Estate planning attorneys help you to make sure your family members are provided for and cared for even if something happens to you and you are not there to be able to provide care yourself. When you make your estate plan, you don’t want to forget your animal family members. If you have dogs, cats, any other domestic pets, or any animals who depend upon you, you need to consider what will happen to your animals in the event of your incapacity or your death.
Sinclair Prosser Gasior has extensive experience helping clients with the pet planning process. Whether you want to make a standalone pet plan or whether you want to incorporate pet planning into your broader estate planning process, our compassionate and knowledgeable legal team can provide you with help in taking the necessary steps to ensure that your animals are safe and secure even if something happens to you.
According to the ASPCA, an estimated 7.6 million companion animals are surrendered annually. All too often, these companion animals were once beloved pets but their owner has become incapacitated or has passed away and is not able to care for them any longer. When animals are left homeless after the death of an owner, those animals face a significant risk to their future.
You do not want to leave your animal at risk of being left without a caretaker, so one of the most basic and important building blocks of a pet plan is naming a guardian for your pet. You should select a trusted person who you can count on to take care of your animal if something happens to you and you should work with an estate planning lawyer to specify that your chosen guardian will take care of your pet in case of your incapacity or your death. You should also consider naming a backup guardian to be on the safe side, as you never know when something could end up happening and your chosen guardian won’t be able to provide care for the pet.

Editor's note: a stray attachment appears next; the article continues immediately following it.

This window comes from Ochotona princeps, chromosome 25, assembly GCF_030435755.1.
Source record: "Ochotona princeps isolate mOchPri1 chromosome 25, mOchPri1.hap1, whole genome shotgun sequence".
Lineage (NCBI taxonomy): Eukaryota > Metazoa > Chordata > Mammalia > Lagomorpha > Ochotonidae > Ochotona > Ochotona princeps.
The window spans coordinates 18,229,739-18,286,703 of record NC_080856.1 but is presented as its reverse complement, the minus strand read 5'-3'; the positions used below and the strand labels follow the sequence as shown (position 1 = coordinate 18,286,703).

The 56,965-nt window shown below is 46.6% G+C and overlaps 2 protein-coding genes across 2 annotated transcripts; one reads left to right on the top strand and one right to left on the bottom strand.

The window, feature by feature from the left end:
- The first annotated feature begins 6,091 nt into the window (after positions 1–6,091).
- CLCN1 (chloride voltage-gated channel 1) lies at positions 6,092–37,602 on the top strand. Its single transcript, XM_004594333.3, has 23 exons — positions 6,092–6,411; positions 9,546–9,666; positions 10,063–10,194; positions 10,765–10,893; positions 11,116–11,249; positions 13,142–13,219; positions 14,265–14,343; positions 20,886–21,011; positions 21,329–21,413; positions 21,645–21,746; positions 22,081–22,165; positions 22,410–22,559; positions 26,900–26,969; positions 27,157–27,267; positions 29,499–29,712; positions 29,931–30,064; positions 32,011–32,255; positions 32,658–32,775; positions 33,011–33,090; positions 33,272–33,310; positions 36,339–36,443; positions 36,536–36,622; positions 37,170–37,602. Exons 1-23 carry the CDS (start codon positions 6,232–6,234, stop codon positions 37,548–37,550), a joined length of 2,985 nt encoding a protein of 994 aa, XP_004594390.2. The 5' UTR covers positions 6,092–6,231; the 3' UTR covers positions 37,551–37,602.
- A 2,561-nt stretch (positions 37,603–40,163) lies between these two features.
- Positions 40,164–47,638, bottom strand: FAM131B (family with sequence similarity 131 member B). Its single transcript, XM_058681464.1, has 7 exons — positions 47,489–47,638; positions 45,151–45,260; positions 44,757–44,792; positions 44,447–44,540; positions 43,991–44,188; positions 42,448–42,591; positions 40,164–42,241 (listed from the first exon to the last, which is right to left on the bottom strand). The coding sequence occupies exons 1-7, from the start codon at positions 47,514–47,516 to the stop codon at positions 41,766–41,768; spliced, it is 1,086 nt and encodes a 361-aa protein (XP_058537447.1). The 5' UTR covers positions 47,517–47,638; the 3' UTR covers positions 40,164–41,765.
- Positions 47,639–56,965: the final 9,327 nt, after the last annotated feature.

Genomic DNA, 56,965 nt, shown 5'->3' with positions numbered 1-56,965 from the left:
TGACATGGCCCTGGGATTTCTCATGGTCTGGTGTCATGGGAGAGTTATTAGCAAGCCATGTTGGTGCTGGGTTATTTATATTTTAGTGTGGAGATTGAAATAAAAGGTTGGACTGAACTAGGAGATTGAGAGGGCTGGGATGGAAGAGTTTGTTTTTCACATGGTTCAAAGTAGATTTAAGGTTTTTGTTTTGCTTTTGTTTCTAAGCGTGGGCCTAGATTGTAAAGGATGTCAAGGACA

The care of an animal can be very expensive, so you may also want to consider making a financial plan to provide for your animal as well as specifying who your pet’s caretaker should be. Leaving money to your animal in a last will and testament is not typically the best way to provide for your pet’s care since obviously your animal cannot manage the money you have left to him. You may also not want to just leave money to the guardian chosen for your pet as there is no guarantee the money you leave will be spent for your desired purposes.
If you want to ensure that you have provided a fund dedicated specifically to the care of your animals, you can create a trust. When you create a trust, you use a trust document to specify exactly what should happen to the assets in the trust and you use the trust document to specify how you want the money used for the benefit of your animal. You will need to name a trustee who has a fiduciary duty to carry out your wishes, follow your instructions, and use the trust in the best interests of your animal.
Sinclair Prosser Gasior can help you with all of these different steps of pet planning and with taking all appropriate steps to provide care for your animal after you are gone.
We can work with you to create trusts to provide for the care of your animals and to otherwise make effective use of legal tools so your animal companions are safe and secure no matter what the future holds.